“After the storm, we were able to release the traffic strategically, so we could meter it back into the affected areas,” said Dickson, who led an operations command center in Atlanta to help coordinate train movements across the network. “It kept the traffic from bunching and reduced congestion in the affected locations.”

Managing traffic and customer relations play critical role

Throughout the storm, NS employees worked as a team to keep customers updated on service delivery issues and to minimize disruptions in their supply chains, said Steve Ewers, assistant vice president service management.

“The level of communication and coordination between all departments – marketing, transportation, engineering, and network and service management – was as good as I’ve ever seen.”

- Steve Ewers, assistant vice president service management

“The level of communication and coordination between all departments – marketing, transportation, engineering, and network and service management – was as good as I’ve ever seen,” Ewers said. “When it comes to managing customers’ shipments and pipelines, it’s critical we take into consideration what happens if the effects of the storm are more severe than we anticipate. Another challenge was not knowing where the storm would hit, so we had to have a plan A, B, and C.”

A prime example of customer outreach, Ewers said, was NS’ efforts to accommodate the BMW auto plant in South Carolina and the Mercedes Benz plant in Alabama. To assist BMW, NS coordinated with the port of Charleston to have auto racks reloaded with more than 600 export vehicles and then moved the vehicles inland to prevent potential storm damage. In addition, NS hustled to make additional auto racks available to the BMW and Mercedes facilities, enabling the automakers to continue loading finished vehicles and keep their production lines moving.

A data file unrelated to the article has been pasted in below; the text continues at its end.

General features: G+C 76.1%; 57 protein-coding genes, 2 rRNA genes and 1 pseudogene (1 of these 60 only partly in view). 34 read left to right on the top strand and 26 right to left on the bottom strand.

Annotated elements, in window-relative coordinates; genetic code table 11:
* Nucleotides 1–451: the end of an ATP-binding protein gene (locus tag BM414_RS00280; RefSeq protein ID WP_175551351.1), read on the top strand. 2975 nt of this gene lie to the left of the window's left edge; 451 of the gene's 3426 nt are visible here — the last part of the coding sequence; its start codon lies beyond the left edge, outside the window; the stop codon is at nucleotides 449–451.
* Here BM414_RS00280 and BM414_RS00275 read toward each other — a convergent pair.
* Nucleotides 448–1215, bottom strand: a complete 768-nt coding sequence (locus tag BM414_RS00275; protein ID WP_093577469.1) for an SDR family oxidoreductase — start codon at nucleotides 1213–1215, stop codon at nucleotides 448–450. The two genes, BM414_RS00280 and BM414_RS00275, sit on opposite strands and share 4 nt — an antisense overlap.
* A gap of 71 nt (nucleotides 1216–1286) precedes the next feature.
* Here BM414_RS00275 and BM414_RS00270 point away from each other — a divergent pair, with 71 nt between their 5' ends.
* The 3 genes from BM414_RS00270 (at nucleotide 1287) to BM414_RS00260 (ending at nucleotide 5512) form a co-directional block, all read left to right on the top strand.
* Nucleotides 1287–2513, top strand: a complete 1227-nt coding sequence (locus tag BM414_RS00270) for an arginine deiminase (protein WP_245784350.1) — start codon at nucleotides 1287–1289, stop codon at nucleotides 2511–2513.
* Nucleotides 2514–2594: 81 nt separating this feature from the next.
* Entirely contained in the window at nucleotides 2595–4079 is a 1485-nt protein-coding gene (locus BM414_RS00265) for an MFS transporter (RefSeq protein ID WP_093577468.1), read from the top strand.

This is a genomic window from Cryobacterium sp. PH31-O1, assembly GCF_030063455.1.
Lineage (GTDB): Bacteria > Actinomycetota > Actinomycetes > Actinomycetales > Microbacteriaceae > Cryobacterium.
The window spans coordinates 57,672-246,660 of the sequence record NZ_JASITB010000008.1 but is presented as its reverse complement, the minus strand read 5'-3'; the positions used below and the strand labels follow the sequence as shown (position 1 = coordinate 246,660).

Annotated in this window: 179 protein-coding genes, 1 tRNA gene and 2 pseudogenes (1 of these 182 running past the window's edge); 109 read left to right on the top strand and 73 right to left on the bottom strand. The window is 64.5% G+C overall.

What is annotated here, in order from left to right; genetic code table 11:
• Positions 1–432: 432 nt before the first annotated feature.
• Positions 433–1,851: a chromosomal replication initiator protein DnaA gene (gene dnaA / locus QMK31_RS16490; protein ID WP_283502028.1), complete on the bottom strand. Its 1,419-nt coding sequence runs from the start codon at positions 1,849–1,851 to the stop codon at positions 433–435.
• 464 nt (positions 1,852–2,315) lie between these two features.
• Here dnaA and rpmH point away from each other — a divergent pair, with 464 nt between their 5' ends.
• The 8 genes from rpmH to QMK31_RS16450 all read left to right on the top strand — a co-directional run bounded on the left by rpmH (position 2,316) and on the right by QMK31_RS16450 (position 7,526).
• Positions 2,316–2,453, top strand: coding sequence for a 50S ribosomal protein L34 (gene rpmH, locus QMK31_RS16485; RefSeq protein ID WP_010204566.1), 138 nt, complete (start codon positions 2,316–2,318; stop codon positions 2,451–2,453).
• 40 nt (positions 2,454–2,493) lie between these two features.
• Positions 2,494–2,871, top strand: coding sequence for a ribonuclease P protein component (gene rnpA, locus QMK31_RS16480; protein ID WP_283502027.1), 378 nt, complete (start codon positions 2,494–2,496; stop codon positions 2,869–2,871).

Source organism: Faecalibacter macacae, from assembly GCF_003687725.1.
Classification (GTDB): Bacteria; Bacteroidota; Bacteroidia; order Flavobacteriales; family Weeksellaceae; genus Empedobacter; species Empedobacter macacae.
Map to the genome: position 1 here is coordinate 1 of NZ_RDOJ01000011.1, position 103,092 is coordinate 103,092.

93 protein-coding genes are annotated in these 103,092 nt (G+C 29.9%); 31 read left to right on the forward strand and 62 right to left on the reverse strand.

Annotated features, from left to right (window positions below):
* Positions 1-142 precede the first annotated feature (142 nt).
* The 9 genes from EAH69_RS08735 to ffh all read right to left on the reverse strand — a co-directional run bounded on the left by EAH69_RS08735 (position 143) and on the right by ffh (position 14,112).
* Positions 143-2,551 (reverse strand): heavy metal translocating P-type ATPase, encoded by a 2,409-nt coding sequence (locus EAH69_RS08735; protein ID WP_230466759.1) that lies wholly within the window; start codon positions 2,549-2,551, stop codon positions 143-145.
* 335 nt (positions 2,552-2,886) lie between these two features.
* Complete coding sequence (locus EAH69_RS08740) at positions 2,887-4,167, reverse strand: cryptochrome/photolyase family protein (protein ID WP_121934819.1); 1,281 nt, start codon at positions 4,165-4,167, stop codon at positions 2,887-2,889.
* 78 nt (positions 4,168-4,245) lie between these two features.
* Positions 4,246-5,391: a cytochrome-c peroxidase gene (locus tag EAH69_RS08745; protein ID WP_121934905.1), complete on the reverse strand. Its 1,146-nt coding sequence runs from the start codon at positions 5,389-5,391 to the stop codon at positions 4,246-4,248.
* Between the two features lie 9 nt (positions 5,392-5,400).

“The biggest challenge was ensuring that these plants continued to receive empties even though their normal supply of empty rail cars was shut off,” Ewers said. “We had to accomplish this while meeting the production needs of all the other auto plants on our system not directly affected by the hurricane. This was no easy task and could only be accomplished by a high degree of communication and planning.”

Helping the automakers took on added significance as North American automotive production this year has outpaced 2015 record levels. “With such strong demand in the marketplace, it was important to maintain a reliable supply chain for our automotive customers as much as possible throughout the storm,” said Kathleen Smith, group vice president automotive marketing. “The NS team responded when it counted, and our customers appreciate those extra efforts.”

Another story of exceptional customer service is how transportation, engineering, mechanical, and intermodal worked together on short notice to score extra premium freight that otherwise would have faced disruptive delays. NS ran more than 600 additional loads for premium customers between Jacksonville and its intermodal facilities in Chicago, Memphis, Tenn., Rutherford, Pa., and Croxton, N.J.